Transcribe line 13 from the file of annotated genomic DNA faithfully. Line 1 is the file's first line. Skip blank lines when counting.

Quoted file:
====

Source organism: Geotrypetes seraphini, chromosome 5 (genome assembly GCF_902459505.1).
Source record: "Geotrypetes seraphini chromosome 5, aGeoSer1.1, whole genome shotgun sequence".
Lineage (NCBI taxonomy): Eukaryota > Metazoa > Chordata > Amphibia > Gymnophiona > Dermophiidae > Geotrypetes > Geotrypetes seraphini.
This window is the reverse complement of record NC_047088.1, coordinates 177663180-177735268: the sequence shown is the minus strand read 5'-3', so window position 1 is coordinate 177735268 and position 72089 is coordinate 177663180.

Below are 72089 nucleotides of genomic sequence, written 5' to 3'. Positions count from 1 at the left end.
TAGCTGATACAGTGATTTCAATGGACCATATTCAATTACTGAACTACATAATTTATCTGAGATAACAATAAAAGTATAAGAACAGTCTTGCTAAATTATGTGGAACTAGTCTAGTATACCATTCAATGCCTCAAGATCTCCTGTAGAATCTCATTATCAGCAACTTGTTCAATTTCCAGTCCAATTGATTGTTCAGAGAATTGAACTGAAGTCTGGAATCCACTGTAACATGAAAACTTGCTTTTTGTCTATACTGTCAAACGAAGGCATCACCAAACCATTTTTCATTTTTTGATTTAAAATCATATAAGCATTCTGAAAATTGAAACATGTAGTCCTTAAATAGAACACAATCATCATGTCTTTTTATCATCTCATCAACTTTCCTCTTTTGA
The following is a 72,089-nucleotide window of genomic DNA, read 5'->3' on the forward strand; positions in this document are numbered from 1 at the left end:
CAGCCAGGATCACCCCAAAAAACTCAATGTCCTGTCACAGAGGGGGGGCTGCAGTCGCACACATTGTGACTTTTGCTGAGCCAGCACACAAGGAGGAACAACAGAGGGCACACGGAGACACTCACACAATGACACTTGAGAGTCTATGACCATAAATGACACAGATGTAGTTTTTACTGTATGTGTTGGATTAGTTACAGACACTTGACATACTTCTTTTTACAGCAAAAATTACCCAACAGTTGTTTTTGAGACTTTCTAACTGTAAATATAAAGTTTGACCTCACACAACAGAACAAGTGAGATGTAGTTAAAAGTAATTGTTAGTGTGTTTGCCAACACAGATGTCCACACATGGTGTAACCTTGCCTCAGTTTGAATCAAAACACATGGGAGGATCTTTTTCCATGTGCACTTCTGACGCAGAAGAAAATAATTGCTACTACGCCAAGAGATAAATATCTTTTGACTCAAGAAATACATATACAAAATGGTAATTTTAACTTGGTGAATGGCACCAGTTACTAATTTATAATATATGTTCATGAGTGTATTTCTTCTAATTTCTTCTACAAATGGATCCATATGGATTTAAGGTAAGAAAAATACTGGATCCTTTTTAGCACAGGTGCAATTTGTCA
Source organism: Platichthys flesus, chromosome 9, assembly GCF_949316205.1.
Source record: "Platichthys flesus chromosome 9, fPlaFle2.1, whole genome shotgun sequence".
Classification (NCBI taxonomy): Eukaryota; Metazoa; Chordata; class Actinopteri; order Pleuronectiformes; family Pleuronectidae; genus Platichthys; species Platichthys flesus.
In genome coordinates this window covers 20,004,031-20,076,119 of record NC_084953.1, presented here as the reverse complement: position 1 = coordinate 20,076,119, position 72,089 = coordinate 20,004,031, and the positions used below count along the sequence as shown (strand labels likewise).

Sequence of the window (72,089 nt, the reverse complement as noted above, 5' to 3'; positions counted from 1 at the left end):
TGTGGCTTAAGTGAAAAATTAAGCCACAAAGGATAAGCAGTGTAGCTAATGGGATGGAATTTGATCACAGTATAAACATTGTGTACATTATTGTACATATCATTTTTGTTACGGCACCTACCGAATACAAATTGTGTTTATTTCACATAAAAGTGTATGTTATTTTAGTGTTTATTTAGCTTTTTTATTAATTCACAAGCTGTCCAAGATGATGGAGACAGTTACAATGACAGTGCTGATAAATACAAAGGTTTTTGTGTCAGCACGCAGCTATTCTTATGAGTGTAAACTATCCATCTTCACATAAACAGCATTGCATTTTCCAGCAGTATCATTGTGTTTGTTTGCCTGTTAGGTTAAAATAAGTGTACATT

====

Sequence of the window (72,089 nt, the reverse complement as noted above, 5' to 3'; positions counted from 1 at the left end):